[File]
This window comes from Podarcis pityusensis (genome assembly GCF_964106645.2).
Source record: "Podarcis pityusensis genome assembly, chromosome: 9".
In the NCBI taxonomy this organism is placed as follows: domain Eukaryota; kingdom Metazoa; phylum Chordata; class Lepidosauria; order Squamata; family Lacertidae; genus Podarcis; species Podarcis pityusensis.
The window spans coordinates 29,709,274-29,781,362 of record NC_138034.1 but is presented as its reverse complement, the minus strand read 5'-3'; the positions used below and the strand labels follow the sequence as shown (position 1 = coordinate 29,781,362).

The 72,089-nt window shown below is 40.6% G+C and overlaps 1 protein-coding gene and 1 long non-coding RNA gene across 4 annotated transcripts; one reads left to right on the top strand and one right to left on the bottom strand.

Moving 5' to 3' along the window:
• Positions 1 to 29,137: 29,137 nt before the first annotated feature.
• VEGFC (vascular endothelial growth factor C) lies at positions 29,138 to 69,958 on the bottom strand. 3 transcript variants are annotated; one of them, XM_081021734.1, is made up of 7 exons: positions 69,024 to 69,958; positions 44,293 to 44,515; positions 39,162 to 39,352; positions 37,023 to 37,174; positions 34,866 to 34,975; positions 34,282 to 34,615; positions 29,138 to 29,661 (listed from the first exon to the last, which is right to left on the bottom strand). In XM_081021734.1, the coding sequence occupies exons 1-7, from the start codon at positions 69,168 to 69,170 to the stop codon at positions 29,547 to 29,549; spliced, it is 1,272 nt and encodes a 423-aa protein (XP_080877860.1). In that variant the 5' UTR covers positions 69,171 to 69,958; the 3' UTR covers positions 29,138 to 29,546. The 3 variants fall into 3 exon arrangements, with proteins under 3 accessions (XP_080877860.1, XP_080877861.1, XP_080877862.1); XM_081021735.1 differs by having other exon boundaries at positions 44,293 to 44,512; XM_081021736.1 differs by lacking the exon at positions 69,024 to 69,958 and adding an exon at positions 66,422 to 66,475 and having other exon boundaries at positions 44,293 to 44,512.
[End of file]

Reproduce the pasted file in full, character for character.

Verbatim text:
This window comes from Podarcis pityusensis (genome assembly GCF_964106645.2).
Source record: "Podarcis pityusensis genome assembly, chromosome: 9".
In the NCBI taxonomy this organism is placed as follows: domain Eukaryota; kingdom Metazoa; phylum Chordata; class Lepidosauria; order Squamata; family Lacertidae; genus Podarcis; species Podarcis pityusensis.
The window spans coordinates 29,709,274-29,781,362 of record NC_138034.1 but is presented as its reverse complement, the minus strand read 5'-3'; the positions used below and the strand labels follow the sequence as shown (position 1 = coordinate 29,781,362).

The 72,089-nt window shown below is 40.6% G+C and overlaps 1 protein-coding gene and 1 long non-coding RNA gene across 4 annotated transcripts; one reads left to right on the top strand and one right to left on the bottom strand.

Moving 5' to 3' along the window:
• Positions 1 to 29,137: 29,137 nt before the first annotated feature.
• VEGFC (vascular endothelial growth factor C) lies at positions 29,138 to 69,958 on the bottom strand. 3 transcript variants are annotated; one of them, XM_081021734.1, is made up of 7 exons: positions 69,024 to 69,958; positions 44,293 to 44,515; positions 39,162 to 39,352; positions 37,023 to 37,174; positions 34,866 to 34,975; positions 34,282 to 34,615; positions 29,138 to 29,661 (listed from the first exon to the last, which is right to left on the bottom strand). In XM_081021734.1, the coding sequence occupies exons 1-7, from the start codon at positions 69,168 to 69,170 to the stop codon at positions 29,547 to 29,549; spliced, it is 1,272 nt and encodes a 423-aa protein (XP_080877860.1). In that variant the 5' UTR covers positions 69,171 to 69,958; the 3' UTR covers positions 29,138 to 29,546. The 3 variants fall into 3 exon arrangements, with proteins under 3 accessions (XP_080877860.1, XP_080877861.1, XP_080877862.1); XM_081021735.1 differs by having other exon boundaries at positions 44,293 to 44,512; XM_081021736.1 differs by lacking the exon at positions 69,024 to 69,958 and adding an exon at positions 66,422 to 66,475 and having other exon boundaries at positions 44,293 to 44,512.